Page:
3 July 2013

As conventional sources of oil and gas become depleted, nations have turned increasingly to ‘unconventional’ (which is to say: difficult and expensive to access) forms of energy. Shale gas—natural gas trapped in the rock of black shale—is one of most significant of these. The process known as hydrological fracturing, or ‘fracking’, combined with the ability to more easily conduct horizontal (as opposed to vertical) drilling out in the field, has transformed a handful of countries, including the U.K., into surprise energy superpowers. To give but one example: one newly discovered gas field in northwest England promises to supply enough gas to meet UK demand for 64 years—and this is but one field amongst many that fracking has opened up in recent years.

The benefits of domestic shale gas are obvious. Countries once dependent on foreign sources of oil and gas can now fulfill domestic demand and potentially add to their GDP by becoming energy exporters. Proponents of fracking also point out that gas is better for the environment than oil or coal, generating lower emissions of carbon dioxide and nitrogen oxide.

But while it might be somewhat better for the planet when burned, the process involved in accessing shale gas may well have terrible ecological consequences. Fracking has come to public attention because it involves the use of water—huge amounts of it, between five and eleven million liters for each well drilled (an Olympic sized-swimming pool contains 2.5 million liters of water). It is not just the amount of water used that’s alarming, but also what’s added to it to help break up shale and release the precious petrocarbons locked within. Fracking fluid contains toxins and known carcinogens, including methanol, ethylene glycol (a substance in antifreeze), isopropyl alcohol (a solvent used in a wide-range of industrial liquids, including cleaning solutions) and a wide range of other chemicals, most of which are never made known to the public. The worry is that these chemicals will find their way from fracking water into the ground water used for drinking, bathing and growing crops. Once there, it’s hard to know how or if these chemicals can ever be removed from the environment, except by making their way into the bodies of plants and animals around fracking sites.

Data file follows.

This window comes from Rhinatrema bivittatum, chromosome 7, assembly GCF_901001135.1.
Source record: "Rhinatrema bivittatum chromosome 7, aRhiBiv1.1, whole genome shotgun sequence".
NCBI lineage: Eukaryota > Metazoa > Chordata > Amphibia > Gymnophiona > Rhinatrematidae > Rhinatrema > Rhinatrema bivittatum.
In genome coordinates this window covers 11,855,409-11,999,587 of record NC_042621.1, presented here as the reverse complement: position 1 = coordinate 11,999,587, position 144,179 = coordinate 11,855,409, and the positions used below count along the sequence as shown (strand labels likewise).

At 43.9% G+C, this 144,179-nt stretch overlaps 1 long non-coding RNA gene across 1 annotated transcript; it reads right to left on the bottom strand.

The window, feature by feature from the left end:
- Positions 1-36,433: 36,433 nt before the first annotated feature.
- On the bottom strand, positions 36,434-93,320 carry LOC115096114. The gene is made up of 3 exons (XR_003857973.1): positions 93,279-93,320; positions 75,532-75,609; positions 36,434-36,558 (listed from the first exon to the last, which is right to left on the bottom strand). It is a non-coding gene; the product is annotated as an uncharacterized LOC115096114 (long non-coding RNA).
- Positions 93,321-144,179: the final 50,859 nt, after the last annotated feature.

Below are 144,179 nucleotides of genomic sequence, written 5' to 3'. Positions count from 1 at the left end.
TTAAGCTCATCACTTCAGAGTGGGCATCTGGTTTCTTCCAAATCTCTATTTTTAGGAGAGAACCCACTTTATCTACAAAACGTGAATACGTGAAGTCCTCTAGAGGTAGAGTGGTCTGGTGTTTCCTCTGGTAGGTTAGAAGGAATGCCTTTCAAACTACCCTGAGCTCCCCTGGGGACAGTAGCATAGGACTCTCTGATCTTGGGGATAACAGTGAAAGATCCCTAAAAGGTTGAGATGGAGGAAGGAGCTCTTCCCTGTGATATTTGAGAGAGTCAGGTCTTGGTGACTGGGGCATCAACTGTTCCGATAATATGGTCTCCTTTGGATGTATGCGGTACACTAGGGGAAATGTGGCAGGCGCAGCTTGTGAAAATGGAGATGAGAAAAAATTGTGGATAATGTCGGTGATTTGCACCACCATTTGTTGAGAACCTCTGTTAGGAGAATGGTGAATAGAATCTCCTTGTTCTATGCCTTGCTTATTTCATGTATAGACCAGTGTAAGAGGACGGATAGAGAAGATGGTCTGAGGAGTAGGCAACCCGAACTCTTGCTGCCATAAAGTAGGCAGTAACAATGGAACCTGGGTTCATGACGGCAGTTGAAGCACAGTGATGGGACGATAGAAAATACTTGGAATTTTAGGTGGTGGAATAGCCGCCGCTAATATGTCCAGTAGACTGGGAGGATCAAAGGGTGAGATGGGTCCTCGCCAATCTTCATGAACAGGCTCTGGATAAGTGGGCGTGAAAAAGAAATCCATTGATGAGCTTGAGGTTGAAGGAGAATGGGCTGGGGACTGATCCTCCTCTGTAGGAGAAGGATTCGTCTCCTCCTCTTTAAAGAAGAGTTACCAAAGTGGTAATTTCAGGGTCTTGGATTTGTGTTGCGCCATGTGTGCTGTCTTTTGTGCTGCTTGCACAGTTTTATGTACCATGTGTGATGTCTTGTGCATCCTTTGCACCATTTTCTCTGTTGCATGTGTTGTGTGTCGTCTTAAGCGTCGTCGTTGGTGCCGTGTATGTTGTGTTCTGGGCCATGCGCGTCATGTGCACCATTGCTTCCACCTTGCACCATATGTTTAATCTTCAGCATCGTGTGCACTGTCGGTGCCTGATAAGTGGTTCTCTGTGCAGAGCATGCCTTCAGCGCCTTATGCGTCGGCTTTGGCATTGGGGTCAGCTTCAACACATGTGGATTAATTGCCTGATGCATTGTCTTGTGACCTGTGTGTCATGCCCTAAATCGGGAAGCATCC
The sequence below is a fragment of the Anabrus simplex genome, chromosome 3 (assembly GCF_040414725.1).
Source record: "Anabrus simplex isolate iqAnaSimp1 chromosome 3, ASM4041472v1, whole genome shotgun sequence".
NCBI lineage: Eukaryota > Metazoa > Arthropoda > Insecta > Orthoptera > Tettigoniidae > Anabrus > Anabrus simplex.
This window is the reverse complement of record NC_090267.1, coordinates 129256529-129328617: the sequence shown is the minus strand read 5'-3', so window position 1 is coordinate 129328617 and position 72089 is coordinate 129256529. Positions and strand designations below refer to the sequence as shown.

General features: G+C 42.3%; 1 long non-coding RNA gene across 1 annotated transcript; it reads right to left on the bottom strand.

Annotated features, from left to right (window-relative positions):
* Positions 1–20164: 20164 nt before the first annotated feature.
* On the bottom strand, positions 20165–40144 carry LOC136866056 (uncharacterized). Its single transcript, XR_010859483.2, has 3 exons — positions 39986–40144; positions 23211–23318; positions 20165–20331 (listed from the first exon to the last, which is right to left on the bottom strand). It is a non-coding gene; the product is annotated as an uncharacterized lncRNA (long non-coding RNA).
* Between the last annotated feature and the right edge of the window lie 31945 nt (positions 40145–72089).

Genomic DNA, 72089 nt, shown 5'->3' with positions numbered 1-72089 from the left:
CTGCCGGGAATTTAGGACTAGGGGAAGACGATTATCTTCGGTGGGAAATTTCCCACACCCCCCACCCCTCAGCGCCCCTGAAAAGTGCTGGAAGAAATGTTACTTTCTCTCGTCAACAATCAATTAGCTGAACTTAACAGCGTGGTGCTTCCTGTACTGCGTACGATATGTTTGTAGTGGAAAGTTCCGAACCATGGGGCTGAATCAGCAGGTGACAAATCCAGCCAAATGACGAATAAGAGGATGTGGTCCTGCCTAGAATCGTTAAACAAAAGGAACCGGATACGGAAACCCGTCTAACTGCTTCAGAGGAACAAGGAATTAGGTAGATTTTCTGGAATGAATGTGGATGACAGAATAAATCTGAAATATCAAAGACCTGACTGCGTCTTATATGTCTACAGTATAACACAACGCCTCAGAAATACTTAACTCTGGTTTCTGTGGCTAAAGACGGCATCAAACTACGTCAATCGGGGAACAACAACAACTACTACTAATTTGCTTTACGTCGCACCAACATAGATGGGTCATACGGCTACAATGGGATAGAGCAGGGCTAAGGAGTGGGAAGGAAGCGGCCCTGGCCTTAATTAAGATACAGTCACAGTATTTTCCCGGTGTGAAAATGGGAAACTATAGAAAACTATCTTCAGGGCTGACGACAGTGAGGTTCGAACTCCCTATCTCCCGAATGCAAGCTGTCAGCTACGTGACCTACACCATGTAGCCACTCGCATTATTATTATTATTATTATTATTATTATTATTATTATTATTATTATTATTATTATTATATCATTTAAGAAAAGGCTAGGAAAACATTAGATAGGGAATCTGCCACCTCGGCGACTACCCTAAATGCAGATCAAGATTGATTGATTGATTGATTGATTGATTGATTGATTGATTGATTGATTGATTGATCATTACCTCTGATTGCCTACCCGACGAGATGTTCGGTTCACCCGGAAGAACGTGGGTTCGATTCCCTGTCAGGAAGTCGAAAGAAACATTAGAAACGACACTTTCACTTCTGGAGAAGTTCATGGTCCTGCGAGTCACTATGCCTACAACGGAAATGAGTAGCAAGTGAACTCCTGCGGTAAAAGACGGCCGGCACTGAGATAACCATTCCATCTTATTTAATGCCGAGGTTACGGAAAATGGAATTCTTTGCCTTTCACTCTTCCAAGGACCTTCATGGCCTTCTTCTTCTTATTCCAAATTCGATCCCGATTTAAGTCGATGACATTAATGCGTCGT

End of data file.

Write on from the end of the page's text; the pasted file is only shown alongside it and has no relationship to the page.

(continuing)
The consequences of fracking have become better known to general public through documentary films, such the 2010 film Gasland which memorably shows tap water near shale gas extraction sites across the U.S. being lit of fire, and through art projects that have sought to bring to the eyes of viewers a procedure usually hidden away in the hinterlands. Recent visual interventions, including HeHe’s Fracking Futures at FACT, have played an essential role in transforming fracking from an obscure engineering process into a practice about which we all need to know more about.